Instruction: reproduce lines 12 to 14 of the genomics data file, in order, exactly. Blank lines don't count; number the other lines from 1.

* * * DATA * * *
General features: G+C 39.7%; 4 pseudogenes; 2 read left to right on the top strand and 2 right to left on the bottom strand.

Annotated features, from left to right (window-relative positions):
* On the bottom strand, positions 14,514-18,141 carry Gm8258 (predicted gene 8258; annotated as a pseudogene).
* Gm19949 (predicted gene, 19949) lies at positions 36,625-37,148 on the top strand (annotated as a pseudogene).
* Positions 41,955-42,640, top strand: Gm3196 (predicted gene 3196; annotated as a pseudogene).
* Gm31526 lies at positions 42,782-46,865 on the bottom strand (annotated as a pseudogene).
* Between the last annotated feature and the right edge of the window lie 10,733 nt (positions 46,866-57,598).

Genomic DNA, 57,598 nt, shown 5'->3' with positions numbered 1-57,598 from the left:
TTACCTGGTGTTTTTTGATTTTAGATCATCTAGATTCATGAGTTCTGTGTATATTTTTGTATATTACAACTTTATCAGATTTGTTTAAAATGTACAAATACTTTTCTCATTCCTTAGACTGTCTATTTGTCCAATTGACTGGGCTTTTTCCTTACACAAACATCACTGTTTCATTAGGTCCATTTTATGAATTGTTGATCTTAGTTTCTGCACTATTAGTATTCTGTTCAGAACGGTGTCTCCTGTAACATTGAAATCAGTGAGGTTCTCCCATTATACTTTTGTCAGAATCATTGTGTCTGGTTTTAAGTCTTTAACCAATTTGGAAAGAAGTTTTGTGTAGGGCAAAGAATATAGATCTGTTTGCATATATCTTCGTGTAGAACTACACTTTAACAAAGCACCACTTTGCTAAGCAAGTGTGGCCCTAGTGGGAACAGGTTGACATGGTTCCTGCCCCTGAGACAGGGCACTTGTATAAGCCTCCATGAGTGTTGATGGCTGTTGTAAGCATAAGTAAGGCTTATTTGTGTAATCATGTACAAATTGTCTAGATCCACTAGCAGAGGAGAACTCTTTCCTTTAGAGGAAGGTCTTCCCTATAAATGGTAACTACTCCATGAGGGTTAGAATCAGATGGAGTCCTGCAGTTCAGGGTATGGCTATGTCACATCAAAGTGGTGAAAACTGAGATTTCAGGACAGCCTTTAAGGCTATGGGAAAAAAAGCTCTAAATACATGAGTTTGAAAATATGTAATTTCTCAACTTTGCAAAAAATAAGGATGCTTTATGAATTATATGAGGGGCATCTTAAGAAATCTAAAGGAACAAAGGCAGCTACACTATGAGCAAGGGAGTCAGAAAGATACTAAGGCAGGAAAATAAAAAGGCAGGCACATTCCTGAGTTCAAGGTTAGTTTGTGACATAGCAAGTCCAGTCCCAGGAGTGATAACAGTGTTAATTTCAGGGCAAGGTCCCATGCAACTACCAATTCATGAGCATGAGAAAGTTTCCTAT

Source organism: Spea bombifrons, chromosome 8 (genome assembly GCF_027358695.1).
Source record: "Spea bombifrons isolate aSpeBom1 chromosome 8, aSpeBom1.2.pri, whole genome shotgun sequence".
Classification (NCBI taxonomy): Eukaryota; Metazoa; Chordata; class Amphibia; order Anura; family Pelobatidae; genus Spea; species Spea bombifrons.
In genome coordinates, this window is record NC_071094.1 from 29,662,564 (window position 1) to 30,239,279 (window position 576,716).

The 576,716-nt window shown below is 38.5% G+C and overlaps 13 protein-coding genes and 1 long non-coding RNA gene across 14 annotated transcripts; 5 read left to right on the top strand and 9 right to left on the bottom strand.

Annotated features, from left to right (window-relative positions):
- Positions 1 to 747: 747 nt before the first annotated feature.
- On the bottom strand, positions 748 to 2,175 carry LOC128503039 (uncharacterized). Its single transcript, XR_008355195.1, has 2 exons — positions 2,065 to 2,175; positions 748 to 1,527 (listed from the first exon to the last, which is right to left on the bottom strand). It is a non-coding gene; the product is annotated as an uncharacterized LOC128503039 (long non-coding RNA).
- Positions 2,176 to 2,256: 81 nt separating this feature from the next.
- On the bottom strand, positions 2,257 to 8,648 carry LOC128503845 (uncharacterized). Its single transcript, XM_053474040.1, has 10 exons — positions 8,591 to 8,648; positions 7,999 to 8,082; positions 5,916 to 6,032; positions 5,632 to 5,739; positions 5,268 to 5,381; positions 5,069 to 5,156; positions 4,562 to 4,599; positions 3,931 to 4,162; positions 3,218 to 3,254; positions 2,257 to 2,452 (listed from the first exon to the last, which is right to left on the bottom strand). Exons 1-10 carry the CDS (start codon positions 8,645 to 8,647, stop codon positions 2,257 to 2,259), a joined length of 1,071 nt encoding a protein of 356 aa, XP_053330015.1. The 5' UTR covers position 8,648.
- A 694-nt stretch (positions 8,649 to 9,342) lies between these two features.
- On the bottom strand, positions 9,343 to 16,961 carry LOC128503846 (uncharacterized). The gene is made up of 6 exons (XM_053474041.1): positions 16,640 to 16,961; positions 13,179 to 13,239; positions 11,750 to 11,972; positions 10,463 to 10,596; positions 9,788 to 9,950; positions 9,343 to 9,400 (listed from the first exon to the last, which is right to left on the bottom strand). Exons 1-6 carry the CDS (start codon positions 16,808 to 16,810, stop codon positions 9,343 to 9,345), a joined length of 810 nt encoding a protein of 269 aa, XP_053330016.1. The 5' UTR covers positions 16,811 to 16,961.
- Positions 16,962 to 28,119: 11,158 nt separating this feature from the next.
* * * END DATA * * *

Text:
Classification (NCBI taxonomy): Eukaryota; Metazoa; Chordata; class Amphibia; order Anura; family Pelobatidae; genus Spea; species Spea bombifrons.
In genome coordinates, this window is record NC_071094.1 from 29,662,564 (window position 1) to 30,239,279 (window position 576,716).

The 576,716-nt window shown below is 38.5% G+C and overlaps 13 protein-coding genes and 1 long non-coding RNA gene across 14 annotated transcripts; 5 read left to right on the top strand and 9 right to left on the bottom strand.